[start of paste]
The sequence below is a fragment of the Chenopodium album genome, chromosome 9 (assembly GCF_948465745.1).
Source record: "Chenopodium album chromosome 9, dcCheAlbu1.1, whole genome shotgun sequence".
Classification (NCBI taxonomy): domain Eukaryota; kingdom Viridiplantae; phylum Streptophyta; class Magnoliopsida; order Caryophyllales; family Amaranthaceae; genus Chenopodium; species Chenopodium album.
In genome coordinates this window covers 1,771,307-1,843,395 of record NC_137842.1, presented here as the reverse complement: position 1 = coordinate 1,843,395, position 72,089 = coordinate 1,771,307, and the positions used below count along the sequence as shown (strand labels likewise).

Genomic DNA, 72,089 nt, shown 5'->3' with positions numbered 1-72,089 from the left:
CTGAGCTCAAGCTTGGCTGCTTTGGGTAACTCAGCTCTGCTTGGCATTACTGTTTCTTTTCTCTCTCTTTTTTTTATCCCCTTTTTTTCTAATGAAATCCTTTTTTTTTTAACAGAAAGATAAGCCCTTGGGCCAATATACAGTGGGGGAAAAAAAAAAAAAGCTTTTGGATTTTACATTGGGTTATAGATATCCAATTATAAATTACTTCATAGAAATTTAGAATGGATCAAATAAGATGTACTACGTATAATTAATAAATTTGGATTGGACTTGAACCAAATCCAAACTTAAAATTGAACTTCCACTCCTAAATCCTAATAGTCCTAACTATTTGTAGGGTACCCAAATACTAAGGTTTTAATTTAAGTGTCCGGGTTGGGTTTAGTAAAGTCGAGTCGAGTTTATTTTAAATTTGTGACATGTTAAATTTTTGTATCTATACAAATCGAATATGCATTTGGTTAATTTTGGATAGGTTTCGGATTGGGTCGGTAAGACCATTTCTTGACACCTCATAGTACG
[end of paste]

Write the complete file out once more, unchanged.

The sequence below is a fragment of the Chenopodium album genome, chromosome 9 (assembly GCF_948465745.1).
Source record: "Chenopodium album chromosome 9, dcCheAlbu1.1, whole genome shotgun sequence".
Classification (NCBI taxonomy): domain Eukaryota; kingdom Viridiplantae; phylum Streptophyta; class Magnoliopsida; order Caryophyllales; family Amaranthaceae; genus Chenopodium; species Chenopodium album.
In genome coordinates this window covers 1,771,307-1,843,395 of record NC_137842.1, presented here as the reverse complement: position 1 = coordinate 1,843,395, position 72,089 = coordinate 1,771,307, and the positions used below count along the sequence as shown (strand labels likewise).

Genomic DNA, 72,089 nt, shown 5'->3' with positions numbered 1-72,089 from the left:
CTGAGCTCAAGCTTGGCTGCTTTGGGTAACTCAGCTCTGCTTGGCATTACTGTTTCTTTTCTCTCTCTTTTTTTTATCCCCTTTTTTTCTAATGAAATCCTTTTTTTTTTAACAGAAAGATAAGCCCTTGGGCCAATATACAGTGGGGGAAAAAAAAAAAAAGCTTTTGGATTTTACATTGGGTTATAGATATCCAATTATAAATTACTTCATAGAAATTTAGAATGGATCAAATAAGATGTACTACGTATAATTAATAAATTTGGATTGGACTTGAACCAAATCCAAACTTAAAATTGAACTTCCACTCCTAAATCCTAATAGTCCTAACTATTTGTAGGGTACCCAAATACTAAGGTTTTAATTTAAGTGTCCGGGTTGGGTTTAGTAAAGTCGAGTCGAGTTTATTTTAAATTTGTGACATGTTAAATTTTTGTATCTATACAAATCGAATATGCATTTGGTTAATTTTGGATAGGTTTCGGATTGGGTCGGTAAGACCATTTCTTGACACCTCATAGTACG